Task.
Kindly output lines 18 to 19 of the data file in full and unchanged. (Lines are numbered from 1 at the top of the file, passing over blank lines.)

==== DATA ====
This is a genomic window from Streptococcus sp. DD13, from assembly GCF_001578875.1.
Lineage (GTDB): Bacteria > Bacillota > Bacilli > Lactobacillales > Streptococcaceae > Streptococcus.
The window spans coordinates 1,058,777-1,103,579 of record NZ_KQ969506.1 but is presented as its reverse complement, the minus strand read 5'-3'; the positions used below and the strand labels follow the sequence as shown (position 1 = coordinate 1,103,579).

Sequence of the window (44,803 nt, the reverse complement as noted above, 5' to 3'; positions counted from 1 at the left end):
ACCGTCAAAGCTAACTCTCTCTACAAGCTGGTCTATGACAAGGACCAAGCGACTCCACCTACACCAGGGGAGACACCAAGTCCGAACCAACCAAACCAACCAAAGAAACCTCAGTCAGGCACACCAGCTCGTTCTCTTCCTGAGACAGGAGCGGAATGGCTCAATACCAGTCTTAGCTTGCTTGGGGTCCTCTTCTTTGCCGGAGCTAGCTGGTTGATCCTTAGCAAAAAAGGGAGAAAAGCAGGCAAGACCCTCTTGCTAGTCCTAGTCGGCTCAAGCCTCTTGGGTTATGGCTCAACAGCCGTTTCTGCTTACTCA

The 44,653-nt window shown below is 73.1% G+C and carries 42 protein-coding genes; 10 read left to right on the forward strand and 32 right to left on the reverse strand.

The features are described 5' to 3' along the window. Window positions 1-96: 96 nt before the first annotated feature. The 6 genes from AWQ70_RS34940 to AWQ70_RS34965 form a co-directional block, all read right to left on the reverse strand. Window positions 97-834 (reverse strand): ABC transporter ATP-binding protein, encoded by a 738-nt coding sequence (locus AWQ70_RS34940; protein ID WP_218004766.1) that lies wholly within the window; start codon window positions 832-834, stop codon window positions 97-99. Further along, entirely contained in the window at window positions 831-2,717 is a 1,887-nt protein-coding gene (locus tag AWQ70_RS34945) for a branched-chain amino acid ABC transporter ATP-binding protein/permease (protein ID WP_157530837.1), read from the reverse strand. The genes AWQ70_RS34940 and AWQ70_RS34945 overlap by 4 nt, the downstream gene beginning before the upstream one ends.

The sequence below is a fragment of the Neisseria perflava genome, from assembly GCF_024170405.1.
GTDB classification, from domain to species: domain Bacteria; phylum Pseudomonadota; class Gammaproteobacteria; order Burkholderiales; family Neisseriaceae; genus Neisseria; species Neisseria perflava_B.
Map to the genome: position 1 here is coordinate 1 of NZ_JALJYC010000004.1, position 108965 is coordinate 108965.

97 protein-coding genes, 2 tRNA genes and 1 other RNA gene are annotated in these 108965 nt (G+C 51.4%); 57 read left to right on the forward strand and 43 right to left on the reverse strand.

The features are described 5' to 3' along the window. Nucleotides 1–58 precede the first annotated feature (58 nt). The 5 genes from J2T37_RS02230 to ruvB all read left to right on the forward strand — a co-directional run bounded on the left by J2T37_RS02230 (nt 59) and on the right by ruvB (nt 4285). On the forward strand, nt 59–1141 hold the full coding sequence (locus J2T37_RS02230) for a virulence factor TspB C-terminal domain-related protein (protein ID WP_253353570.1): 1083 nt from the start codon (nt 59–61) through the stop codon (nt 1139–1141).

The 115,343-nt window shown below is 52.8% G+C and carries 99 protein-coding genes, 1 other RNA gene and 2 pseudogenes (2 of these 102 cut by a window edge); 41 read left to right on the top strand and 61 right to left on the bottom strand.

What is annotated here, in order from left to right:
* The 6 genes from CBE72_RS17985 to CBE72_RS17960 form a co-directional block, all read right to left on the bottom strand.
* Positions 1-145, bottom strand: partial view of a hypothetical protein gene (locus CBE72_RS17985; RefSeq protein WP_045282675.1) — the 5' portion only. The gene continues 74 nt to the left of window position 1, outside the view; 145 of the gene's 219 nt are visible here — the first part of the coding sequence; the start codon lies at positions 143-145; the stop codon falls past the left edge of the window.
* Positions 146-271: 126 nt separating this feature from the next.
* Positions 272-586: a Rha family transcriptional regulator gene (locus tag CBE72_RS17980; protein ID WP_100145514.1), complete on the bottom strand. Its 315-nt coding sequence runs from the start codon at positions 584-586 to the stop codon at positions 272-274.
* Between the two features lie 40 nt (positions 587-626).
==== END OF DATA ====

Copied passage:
* Positions 272-586: a Rha family transcriptional regulator gene (locus tag CBE72_RS17980; protein ID WP_100145514.1), complete on the bottom strand. Its 315-nt coding sequence runs from the start codon at positions 584-586 to the stop codon at positions 272-274.
* Between the two features lie 40 nt (positions 587-626).